Canadian Pacific 2-10-4 Locomotives in Canada

Class Details by Steve Llanso of Sweat House Media

Class T-1a (Locobase 92)

Data from 1947 Canadian Pacific Locomotive Diagram book supplied in May 2005 by Allen Stanley from his extensive Rail Data Exchange. (Thanks to Chris Hohl for pointing out an error in the tender's oil capacity and for supplying the valve gear's ID and nany thanks for his 22 September 2017 email reporting unlikely boiler pressure values for 177 entries.A Locobase macro caused the error.) See Locobase 6557 for the T-1b/T-1c class.

Firebox heating surface include 45 sq ft (4.2 sq m) of arch tubes. In addition to the 196 flues that held superheater elements, seven more of the same diameter did not contribute to superheating surface area. Elesco feed water heaters contributed to the boiler's efficiency.

Bill Yeats, writing on the [] website (visited 4 June 2005), tells us about these powerful dual-service locomotives. The first 20 -- T-1a 5900-5919 -- were delivered in 1929 for service between Calgary, Alb and Revelstoke, BC. Encompassing the whole of the CP's passage over the Canadian Rockies, this division demanded powerful, heavy locomotives. Yeats, a veteran fireman and engineer on this class, notes that it was a good thing they were built as oil burners: "Had they been coal burners," he figures,"much larger tenders would have been required thus increasing the total weight to nearly four hundred tons when total weight had to be kept down."

Yeats also says that five driving axles and three carrying axles, two of the latter under the huge firebox "...made them ride much better than all but the 2800 class 4-6-4 Royal Hudsons, which also had four-wheel trailing trucks."

So modern an oil-burning engine made the fireman's life a much easier one than that endured by his counterpart on a coal-fed, non-stoker-equipped locomotive, adds Yeats.

After the Rockies were populated by diesels in the early 1950s, the Selkirks went to the Brooks and Maple Creek subdivisions of the line between Calgary east to Swift Current, Saskatchewan and up north from Calgary to Edmonton. In 1957, the class was rated at 50 mph, but, says Yeats, "...I recall working [on all three subclasses] before this date and going at least 65 [81 km/h], so this speed restriction must have been put on the during the last days."

Class T-1b (Locobase 6557)

Data from 1947 Canadian Pacific Locomotive Diagram book supplied in May 2005 by Allen Stanley from his extensive Rail Data Exchange. (Thanks to Chris Hohl for pointing out an error in the tender's oil capacity, for supplying the valve gear's ID, and questioning the over-precise boiler pressure.)

See Locobase 92 for discussion of this pair of Selkirk classes.

T-1b 5920-5929 1938 smoother lines, following Royal Hudsons.

T-1c 5930-5935 were delivered in 1949, the only difference from the T-1b being the provision of two Westinghouse air compressors instead of the one of the T-1b. 5

935 was the very last steam locomotive built for any Canadian company.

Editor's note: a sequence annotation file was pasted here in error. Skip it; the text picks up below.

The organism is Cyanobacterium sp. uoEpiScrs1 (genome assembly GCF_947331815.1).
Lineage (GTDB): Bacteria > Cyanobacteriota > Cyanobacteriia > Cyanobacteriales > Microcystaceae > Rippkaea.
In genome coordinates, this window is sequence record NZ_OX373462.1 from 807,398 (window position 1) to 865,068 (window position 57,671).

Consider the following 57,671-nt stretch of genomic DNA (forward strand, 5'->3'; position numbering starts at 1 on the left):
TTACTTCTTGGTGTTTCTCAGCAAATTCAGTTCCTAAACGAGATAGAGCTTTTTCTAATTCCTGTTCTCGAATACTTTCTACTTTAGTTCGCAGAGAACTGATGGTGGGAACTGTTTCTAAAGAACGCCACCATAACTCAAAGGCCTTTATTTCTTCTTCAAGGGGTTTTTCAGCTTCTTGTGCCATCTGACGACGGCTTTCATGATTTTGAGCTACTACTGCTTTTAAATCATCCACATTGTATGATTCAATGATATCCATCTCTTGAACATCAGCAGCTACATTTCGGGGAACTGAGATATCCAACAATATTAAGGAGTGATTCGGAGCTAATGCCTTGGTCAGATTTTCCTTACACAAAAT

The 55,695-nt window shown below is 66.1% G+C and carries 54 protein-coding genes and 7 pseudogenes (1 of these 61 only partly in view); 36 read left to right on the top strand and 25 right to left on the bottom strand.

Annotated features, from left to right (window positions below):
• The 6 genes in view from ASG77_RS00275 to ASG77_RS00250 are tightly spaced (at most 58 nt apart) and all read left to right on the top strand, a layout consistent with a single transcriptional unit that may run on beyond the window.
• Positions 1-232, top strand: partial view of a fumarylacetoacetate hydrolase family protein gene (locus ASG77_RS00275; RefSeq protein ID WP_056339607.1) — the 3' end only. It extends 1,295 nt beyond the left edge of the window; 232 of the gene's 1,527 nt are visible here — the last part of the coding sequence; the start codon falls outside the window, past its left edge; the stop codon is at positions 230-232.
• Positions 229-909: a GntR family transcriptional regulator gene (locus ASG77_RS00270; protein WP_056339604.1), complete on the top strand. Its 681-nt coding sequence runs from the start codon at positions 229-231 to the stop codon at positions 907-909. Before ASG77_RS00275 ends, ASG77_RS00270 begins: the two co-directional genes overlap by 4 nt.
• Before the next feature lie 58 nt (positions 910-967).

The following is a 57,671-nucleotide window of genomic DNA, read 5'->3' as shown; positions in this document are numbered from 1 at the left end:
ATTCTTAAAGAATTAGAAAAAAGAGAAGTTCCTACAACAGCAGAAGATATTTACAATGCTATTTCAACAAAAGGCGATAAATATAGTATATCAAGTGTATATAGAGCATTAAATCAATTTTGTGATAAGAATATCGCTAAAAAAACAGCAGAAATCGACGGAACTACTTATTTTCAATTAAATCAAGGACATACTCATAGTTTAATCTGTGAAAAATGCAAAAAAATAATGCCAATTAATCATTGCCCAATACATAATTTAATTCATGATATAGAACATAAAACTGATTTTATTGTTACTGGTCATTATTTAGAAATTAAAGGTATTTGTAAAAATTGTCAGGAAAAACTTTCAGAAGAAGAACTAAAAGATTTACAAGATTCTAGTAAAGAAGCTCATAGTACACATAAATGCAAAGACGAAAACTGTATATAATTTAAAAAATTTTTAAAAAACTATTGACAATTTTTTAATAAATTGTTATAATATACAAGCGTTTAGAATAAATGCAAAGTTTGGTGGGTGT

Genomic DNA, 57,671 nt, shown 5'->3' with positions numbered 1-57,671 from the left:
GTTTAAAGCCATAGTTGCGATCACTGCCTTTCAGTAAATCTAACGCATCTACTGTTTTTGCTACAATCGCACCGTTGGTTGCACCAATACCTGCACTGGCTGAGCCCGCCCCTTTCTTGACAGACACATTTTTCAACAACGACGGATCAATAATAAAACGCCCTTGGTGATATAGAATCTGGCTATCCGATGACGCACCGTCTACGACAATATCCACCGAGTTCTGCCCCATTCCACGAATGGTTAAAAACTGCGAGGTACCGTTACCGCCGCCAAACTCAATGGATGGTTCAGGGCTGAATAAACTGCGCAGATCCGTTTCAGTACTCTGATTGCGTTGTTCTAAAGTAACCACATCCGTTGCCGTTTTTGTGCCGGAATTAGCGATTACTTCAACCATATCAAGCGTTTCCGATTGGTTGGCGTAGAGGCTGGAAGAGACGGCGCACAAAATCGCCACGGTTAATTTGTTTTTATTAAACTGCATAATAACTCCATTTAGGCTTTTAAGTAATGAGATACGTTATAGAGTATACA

Principal Dimensions by Steve Llanso of Sweat House Media

Locobase ID92 6557
RailroadCanadian Pacific (CPR)Canadian Pacific (CPR)
Number in Class2010
Road Numbers5900-59195920-5929
Number Built2010
BuilderMontreal LWMontreal LW
Valve GearWalschaertWalschaert
Locomotive Length and Weight
Driver Wheelbase (ft / m)22 / 6.7122 / 6.71
Engine Wheelbase (ft / m)46.04 / 14.0346 / 14.02
Ratio of driving wheelbase to overall engine wheelbase 0.48 0.48
Overall Wheelbase (engine & tender) (ft / m)87.06 / 26.5487.42 / 26.65
Axle Loading (Maximum Weight per Axle) (lbs / kg)
Weight on Drivers (lbs / kg)312,800 / 141,884310,000 / 140,614
Engine Weight (lbs / kg)452,500 / 205,251447,000 / 202,756
Tender Loaded Weight (lbs / kg)297,500 / 134,944284,000 / 128,820
Total Engine and Tender Weight (lbs / kg)750,000 / 340,195731,000 / 331,576
Tender Water Capacity (gals / ML)14,400 / 54.5514,400 / 54.55
Tender Fuel Capacity (oil/coal) (gals/tons / Liters/MT)4920 / 18,6224920 / 18,622
Minimum weight of rail (calculated) (lb/yd / kg/m)104 / 52103 / 51.50
Geometry Relating to Tractive Effort
Driver Diameter (in / mm)63 / 160063 / 1600
Boiler Pressure (psi / kPa)275 / 19285 / 19.70
High Pressure Cylinders (dia x stroke) (in / mm)25.5" x 32" / 648x81325" x 32" / 635x813
Tractive Effort (lbs / kg)77,204 / 35019.1976,905 / 34883.56
Booster (lbs)12,00012,000
Factor of Adhesion (Weight on Drivers/Tractive Effort) 4.05 4.03
Heating Ability
Tubes (number - dia) (in / mm)59 - 2.25" / 5772 - 2.25" / 57
Flues (number - dia) (in / mm)196 - 3.5" / 89196 - 3.5" / 89
Flue/Tube length (ft / m)20.40 / 6.2220.91 / 6.37
Firebox Area (sq ft / m2)422 / 39.21412 / 38.28
Grate Area (sq ft / m2)93.50 / 8.6993.50 / 8.69
Evaporative Heating Surface (sq ft / m2)4931 / 458.275054 / 469.70
Superheating Surface (sq ft / m2)2112 / 196.282032 / 188.85
Combined Heating Surface (sq ft / m2)7043 / 654.557086 / 658.55
Evaporative Heating Surface/Cylinder Volume260.62278.00
Computations Relating to Power Output (More Information)
Robert LeMassena's Power Computation25,71326,648
Same as above plus superheater percentage33,42634,375
Same as above but substitute firebox area for grate area150,865151,472
Power L139,75541,813
Power MT1400.971486.80

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Wes Barris